Healthy aging negatively affects performance in specific aspects of cognitive and language function that are crucial for everyday life decisions and actions. Crucial to understanding and promoting successful aging is determining the impact of lifestyle factors such as bilingualism for particular neurocognitive functions. Bilinguals vary in their experience with respect to how, when, and where they use their languages, yet little research to date has examined the impact of diversity of bilingual experiences on language and cognitive function and brain organization. Here, we capitalize upon cutting edge cognitive neuroscience methods to investigate how differences in the social diversity of language use may modulate the impact of bilingualism on language and cognitive functioning over the adult lifespan. In doing so, this research will contribute to our knowledge about how the brain orchestrates its response to the demands of people?s life experiences and the extent to which neurobiological systems involved in language and cognitive control are plastic. This project has three specific aims. The first is to establish a link between the lifespan trajectory of language experience and how this may differentially modulate the impact of bilingualism on cognitive functioning. To examine variability in bilingual language experience, and cognitive control, French-English bilingual speakers ranging from 18-75 years of age will complete a battery of linguistic and cognitive measures. Participants will also be administered a new measure of language entropy, which characterizes diversity of language use across social spheres. Montreal provides a valuable test bed for testing the impact of these experiential factors while holding relatively constant other demographic factors that are known to influence language and cognitive functions (e.g., SES, education). Second, this proposal aims to determine the extent to which lifelong bilingualism provides compensation against age-related declines in language performance. We test to what extent cognitive control is engaged during language processing and how preserved cognitive control abilities in aging affects language performance. Finally, neuroimaging research shows that bilingualism is associated with structural differences in the brain; however, the extent to which bilinguals? contexts of language use modulates these differences remains unclear. Thus, we aim to spell out the neural bases of adaptive changes related to bilingual language experience throughout the adult lifespan. Identifying these changes will not only have implications for further understanding healthy neuroplasticity and how the brain adapts to different kinds of experience, but will also lay the groundwork for understanding atypical brain development and neurological disorders (e.g., learning disabilities, stroke) in our increasingly bilingual population. Altogether, the cognitive and language science community at McGill University provides an environment that is exceptionally suited as a rich training ground in bilingualism and cognitive aging and in using neuroscience methods; this training will provide the applicant with interdisciplinary skills and knowledge as she moves towards an independent research career.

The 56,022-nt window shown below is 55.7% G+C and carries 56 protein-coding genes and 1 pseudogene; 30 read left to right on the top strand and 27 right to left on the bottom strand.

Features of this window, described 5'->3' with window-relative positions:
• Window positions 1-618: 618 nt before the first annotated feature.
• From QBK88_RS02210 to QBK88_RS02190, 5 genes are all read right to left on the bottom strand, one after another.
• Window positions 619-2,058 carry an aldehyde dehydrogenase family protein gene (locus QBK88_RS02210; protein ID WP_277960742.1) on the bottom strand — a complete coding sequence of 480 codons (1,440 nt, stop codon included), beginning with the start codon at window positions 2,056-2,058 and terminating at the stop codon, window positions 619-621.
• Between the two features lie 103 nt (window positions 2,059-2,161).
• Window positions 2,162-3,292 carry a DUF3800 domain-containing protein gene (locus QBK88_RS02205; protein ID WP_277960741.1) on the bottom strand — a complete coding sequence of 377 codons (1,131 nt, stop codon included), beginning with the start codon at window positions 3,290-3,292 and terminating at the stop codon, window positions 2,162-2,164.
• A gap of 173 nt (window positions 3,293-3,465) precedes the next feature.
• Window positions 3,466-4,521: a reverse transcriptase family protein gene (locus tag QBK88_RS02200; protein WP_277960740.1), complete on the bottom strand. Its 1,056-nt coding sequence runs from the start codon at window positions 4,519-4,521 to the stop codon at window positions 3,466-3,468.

Bilinguals vary in their experience with respect to how, when, and where they use their languages, yet little research to date has examined the impact of diverse bilingual experiences on cognitive performance, language abilities, and brain organization. In the planned experiments, we examine whether bilingual experience over the adult lifespan impacts individuals in a way that differentially buffers against age-related declines in cognitive function and language performance. Determining the consequences of language experience holds important implications for better understanding cognitive aging in our increasingly bilingual population, and also the constraints and plasticity that define the relation between language and cognition more generally.